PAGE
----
There can't be many living composers as prolific as Alan Hovhaness, now in his early 80s. Once upon a time, and not that long ago, Havergal Brian could claim the laurels as the most prolific symphonist since Haydn, with a respectable 32 to his credit (excluding the early and partially lost Fantastic Symphony). But Hovhaness more than overtaken him, with (as of last year) a staggering 67. His opus numbers by now must top the four-hundred mark. Some of this voluminous quantity of music is very good indeed, and some rather treads water. The dilution is obvious in much of this new Koch recording of some of the piano music.
The programme is divided into seven shorter pieces from earlier in Hovhaness' career, followed by four later sonatas. But there isn't much evolution of style and, with one exception (the expansive Sonata, Mt. Chocorua, Op. 335), the sonatas too are essentially collections of miniatures. Much of the music follows the same patterns, structurally (there is a surfeit of ABA forms) and texturally (alternately, walking basses accompanying arabesqued upper lines or long chordal sections). The music remains squarely modal throughout, the harmonic progressions limited in their adventurousness. The thematic material is unabashedly derived from the folk musics of the people from in and around his father's native Armenia, although the opening Dance Ghazal suggests that his Scottish mother might also have been singing in young Alan's ear. But for all its deliberately limited resources, which sometimes makes all the pieces here rather samey, there are passages of unarguable beauty, particularly in some of the extended chordal sections which are veiled in a gently religious mysticism. Walton once said to Hans Keller: "I think it would be a shame if the old triad were done in", and here's Hovhaness showing that there's plenty of juice to be wrung out of basic materials.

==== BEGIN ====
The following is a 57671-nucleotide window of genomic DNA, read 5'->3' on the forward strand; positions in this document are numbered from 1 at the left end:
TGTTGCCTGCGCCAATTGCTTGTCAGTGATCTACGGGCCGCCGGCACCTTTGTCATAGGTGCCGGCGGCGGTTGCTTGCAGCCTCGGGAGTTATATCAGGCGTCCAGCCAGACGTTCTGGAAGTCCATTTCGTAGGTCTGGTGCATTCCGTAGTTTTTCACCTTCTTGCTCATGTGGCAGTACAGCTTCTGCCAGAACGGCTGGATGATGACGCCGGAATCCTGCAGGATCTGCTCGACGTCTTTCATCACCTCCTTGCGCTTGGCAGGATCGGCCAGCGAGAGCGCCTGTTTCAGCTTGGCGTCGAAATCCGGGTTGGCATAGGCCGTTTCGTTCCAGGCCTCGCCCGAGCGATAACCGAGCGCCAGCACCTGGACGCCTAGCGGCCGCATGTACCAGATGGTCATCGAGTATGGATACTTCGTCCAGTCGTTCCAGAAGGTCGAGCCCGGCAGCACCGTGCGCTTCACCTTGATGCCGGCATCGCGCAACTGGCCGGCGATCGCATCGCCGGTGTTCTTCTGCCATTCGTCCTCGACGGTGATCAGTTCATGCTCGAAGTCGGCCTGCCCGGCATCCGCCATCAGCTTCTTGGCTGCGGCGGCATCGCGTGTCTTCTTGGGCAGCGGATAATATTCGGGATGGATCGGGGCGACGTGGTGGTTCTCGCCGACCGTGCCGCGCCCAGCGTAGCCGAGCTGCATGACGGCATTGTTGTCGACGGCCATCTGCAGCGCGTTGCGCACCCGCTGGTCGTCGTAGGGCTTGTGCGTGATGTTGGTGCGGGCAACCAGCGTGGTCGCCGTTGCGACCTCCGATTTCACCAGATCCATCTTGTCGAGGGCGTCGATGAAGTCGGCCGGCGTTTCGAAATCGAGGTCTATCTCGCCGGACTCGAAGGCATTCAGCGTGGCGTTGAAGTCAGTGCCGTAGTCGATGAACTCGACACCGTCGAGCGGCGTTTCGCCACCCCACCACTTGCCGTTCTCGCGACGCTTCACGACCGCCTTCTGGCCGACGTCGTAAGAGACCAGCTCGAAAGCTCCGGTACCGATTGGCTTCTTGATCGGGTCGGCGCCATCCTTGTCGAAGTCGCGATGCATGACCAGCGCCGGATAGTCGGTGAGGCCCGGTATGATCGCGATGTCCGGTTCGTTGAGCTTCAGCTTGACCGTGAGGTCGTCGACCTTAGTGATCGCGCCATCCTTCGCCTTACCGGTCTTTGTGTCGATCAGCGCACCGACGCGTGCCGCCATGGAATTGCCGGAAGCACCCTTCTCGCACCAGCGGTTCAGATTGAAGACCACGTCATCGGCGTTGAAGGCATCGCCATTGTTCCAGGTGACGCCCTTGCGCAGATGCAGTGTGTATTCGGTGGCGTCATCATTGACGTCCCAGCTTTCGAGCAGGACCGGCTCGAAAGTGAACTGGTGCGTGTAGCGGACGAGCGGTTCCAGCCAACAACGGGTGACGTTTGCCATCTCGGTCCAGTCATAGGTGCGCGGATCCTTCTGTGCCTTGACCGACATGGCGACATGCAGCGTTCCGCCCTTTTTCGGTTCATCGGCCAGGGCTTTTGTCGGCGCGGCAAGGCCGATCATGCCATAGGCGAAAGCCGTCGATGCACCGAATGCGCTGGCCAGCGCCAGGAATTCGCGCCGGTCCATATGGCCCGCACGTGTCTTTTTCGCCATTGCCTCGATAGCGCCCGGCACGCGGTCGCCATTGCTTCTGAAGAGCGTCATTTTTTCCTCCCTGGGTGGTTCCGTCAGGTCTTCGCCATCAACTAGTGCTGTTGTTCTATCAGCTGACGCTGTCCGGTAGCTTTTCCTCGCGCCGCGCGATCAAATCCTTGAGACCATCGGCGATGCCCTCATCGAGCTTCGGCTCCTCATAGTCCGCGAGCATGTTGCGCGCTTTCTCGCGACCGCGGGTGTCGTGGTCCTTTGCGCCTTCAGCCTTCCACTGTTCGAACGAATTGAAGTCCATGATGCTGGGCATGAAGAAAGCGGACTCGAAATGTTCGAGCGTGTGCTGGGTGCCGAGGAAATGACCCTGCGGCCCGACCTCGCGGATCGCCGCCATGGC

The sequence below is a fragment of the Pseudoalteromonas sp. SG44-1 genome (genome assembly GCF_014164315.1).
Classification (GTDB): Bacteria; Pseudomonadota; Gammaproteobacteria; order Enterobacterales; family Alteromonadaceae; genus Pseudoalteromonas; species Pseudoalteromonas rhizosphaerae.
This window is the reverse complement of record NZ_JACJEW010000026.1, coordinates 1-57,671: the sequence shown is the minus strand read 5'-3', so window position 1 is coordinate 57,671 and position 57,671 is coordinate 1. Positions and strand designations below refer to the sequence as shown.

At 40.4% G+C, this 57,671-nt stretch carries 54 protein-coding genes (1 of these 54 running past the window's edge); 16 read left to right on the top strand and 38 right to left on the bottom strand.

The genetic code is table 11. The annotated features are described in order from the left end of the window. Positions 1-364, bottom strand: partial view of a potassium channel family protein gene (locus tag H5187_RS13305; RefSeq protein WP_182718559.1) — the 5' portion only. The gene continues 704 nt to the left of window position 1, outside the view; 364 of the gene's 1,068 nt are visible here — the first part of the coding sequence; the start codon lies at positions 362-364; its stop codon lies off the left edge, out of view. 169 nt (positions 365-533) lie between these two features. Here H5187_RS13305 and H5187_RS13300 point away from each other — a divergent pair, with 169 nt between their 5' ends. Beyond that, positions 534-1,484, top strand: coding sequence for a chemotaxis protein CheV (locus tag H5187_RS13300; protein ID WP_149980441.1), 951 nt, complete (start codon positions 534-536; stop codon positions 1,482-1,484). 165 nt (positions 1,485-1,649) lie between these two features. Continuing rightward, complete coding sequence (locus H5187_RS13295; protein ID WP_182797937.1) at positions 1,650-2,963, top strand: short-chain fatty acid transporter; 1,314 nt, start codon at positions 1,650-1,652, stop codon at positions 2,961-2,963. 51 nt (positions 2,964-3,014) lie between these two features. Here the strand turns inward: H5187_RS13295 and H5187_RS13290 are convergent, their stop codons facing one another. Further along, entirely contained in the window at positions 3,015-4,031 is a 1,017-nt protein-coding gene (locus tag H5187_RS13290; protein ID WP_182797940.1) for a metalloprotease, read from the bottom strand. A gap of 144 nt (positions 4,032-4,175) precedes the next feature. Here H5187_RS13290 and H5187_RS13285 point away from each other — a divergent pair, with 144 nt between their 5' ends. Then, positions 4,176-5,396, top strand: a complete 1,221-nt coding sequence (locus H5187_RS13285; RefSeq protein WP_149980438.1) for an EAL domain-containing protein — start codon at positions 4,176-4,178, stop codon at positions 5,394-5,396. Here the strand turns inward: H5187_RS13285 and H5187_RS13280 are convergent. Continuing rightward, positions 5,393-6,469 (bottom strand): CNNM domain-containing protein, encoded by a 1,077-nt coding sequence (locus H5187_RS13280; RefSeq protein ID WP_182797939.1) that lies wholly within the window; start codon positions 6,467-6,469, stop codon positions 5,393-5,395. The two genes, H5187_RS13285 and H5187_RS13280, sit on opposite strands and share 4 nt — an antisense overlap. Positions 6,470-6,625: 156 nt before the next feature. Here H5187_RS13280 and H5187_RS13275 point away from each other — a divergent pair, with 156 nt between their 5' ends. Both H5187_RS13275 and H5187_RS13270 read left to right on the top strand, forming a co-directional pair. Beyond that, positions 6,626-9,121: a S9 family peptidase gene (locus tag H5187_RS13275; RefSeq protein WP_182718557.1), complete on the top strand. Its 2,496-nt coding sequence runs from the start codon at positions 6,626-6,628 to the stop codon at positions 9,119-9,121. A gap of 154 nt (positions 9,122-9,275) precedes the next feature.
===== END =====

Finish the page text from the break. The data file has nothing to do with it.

Marvin Rosen is a generally reliable guide to these innocent works, though I wonder whether a more aggressive keyboard attack might have brought more of them to life. Still, he has played the works to the composer and discussed the music with him, so one must assume his imprimatur. The recording is slightly close but otherwise unexceptionable.
Copyright © 1993/1996, Martin Anderson